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Harvesting oysters in the Gulf of Mexico Photo: Spike Johnson, Inside Climate News
Warming ocean temperatures are causing massive changes for fishermen, some of which may force them out of business, according to several recent stories examining the impacts of climate change on the fishing industry. Various valuable fish species all around the U.S. and the globe, from Alaska to the Gulf of Mexico to the North Atlantic, are shifting to the north to avoid warmer waters and also are being impacted by new threats caused by ocean warming and acidification.
The Wall Street Journal chronicled the increasing challenges for the crews of the fishing vessel Oracle that catches halibut in the Deadliest Catch waters of the Bering Sea off Alaska. This past fall, the Oracle twice sailed 800 miles north from the seaport of Dutch Harbor in the Aleutian Islands, before finding the halibut that a decade ago lived several hundred miles closer to home. Each voyage took twice as long and yielded half as many fish.
As Inside Climate News explained, “From cheap food imports to hurricanes fueled by a warming planet, these systems support, or strain, the tapestry of what it takes to get seafood to the dinner plates of diners.” However, not everyone is a loser in this warming scenario — the Wall Street Journal describes how “[o]ff Rhode Island, newly booming fisheries include not just black sea bass but also squid and Jonah crab, an edible species with big, dark-brown claws.”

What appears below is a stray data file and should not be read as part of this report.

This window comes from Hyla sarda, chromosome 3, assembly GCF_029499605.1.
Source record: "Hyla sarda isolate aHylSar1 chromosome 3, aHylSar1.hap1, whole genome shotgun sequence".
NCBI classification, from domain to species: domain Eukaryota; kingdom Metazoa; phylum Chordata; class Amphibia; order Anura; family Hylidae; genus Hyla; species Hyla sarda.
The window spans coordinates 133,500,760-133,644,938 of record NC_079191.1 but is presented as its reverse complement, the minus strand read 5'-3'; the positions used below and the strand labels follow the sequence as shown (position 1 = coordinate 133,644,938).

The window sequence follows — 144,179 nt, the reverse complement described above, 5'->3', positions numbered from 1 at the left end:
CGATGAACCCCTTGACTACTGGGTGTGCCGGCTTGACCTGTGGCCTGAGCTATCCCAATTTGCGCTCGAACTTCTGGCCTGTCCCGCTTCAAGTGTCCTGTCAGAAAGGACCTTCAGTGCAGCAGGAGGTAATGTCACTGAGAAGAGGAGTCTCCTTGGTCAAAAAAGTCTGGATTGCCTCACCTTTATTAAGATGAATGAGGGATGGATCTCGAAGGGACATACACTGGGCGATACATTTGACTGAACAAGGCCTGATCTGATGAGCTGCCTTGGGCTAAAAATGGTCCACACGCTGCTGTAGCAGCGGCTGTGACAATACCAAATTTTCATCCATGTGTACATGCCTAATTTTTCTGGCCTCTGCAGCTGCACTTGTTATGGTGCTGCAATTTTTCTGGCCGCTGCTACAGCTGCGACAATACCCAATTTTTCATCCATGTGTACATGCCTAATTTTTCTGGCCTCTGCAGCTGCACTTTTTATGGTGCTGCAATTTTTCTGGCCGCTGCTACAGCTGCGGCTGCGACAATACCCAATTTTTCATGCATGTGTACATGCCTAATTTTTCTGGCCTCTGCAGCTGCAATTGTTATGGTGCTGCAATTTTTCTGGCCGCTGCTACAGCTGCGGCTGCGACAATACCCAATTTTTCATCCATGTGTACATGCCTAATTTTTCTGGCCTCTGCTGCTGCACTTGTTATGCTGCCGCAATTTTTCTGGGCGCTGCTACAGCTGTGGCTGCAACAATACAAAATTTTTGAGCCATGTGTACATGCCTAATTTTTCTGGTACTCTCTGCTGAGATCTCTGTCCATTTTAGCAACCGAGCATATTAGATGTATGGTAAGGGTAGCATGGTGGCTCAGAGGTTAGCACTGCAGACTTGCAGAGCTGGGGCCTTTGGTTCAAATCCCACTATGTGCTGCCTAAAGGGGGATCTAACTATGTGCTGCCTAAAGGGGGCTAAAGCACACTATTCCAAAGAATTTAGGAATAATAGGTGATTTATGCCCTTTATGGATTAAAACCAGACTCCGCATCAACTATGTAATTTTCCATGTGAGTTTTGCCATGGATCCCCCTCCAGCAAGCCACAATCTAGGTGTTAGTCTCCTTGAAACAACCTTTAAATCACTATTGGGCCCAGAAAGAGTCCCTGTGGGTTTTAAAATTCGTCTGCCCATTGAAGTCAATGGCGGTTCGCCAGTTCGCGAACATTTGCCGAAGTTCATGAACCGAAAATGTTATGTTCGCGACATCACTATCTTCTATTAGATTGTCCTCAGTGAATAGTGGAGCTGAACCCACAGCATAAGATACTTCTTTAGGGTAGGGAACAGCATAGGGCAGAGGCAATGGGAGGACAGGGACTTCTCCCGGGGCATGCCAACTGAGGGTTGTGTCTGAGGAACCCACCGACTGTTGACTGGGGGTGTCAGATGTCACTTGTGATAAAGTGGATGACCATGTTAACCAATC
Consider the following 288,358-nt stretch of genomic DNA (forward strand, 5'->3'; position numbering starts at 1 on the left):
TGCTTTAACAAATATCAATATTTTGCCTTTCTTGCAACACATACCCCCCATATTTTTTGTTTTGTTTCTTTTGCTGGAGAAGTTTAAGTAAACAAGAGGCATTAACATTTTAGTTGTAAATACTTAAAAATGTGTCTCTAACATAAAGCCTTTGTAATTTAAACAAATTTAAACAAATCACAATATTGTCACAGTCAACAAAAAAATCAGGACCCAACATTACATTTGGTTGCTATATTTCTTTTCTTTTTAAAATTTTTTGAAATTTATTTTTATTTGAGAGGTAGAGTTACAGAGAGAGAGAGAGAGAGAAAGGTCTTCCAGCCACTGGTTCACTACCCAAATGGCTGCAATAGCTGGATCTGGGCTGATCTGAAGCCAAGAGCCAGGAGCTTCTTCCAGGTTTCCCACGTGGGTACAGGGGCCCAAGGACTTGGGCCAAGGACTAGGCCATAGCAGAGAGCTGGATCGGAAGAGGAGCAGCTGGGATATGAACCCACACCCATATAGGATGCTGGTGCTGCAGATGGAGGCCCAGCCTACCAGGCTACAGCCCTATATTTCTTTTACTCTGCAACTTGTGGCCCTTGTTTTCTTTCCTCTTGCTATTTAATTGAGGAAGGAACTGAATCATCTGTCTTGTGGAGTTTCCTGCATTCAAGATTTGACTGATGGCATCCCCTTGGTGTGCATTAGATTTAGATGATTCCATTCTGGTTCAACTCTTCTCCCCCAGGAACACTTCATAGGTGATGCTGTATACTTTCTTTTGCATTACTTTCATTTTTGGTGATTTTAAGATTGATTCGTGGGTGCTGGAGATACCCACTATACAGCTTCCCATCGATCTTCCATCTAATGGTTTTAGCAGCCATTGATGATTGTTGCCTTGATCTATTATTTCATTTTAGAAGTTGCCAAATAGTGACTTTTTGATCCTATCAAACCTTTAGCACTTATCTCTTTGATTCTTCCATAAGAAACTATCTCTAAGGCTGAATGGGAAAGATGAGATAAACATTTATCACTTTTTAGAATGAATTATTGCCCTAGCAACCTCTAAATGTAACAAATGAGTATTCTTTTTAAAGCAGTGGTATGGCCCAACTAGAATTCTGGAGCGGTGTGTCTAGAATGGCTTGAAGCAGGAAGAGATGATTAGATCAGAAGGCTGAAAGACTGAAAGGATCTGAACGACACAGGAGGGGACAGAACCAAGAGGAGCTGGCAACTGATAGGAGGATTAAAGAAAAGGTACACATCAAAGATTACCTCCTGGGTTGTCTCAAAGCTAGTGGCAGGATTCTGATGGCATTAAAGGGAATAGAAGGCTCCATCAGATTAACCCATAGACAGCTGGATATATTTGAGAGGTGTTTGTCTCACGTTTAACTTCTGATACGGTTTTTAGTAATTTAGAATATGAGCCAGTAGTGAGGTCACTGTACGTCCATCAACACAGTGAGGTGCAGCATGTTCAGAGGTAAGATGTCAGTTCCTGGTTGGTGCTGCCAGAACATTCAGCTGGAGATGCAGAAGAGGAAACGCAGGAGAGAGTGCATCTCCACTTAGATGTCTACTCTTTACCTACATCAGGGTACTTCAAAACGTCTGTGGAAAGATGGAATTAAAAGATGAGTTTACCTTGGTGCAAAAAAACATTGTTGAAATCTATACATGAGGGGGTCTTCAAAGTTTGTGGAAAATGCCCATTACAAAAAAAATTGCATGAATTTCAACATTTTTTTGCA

Why This Matters: Warming waters that shift fish populations make a barely viable business downright impossible for many small and medium-sized fishing operations. Not to mention the additional fuel and time it takes to chase fewer fish, that are now found farther from ports. Watching this play out is painful in U.S. fishing communities, but for many parts of the world, it could become a real food security crisis. The U.S. government currently is very lethargic in changing its fisheries management schemes even as the evidence of shifting fish populations grows. Given the challenges of climate change, a more engaged approach to fisheries management that takes climate change into account is needed. It will benefit the fishermen and the fish populations as well.
Tatiana Schlossberg reports for The Washington Post about the potential of seaweed to dramatically reduce methane emissions from cows. It turns out that Asparagopsis taxiformis and Asparagopsis armata — two species of crimson submarine grass — can reduce those emissions by 98% when just a small amount is added to their food. Now several companies are working […]
ABC News reports that there is a creeping underground invasion of our coasts, and it is moving inland much faster than had been previously thought, according to new research funded by the National Science Foundation. The stealth invader? Saltwater, which is infiltrating our coastal communities and creating unseen risks well in advance of the surface floods that drown our homes and businesses.
Why this Matters: This problem will become more and more common as climate change continues, causing widespread displacement across the world.
by Amy Lupica, ODP Contributing Writer According to a 2020 U.N. environmental report, seagrass “prairies” play a massive role in the health of the world’s oceans and if nothing is done to stop their decline, the world will face serious consequences. Seagrasses support rich biodiversity that sustains a whopping 20% of the world’s fisheries, and […]
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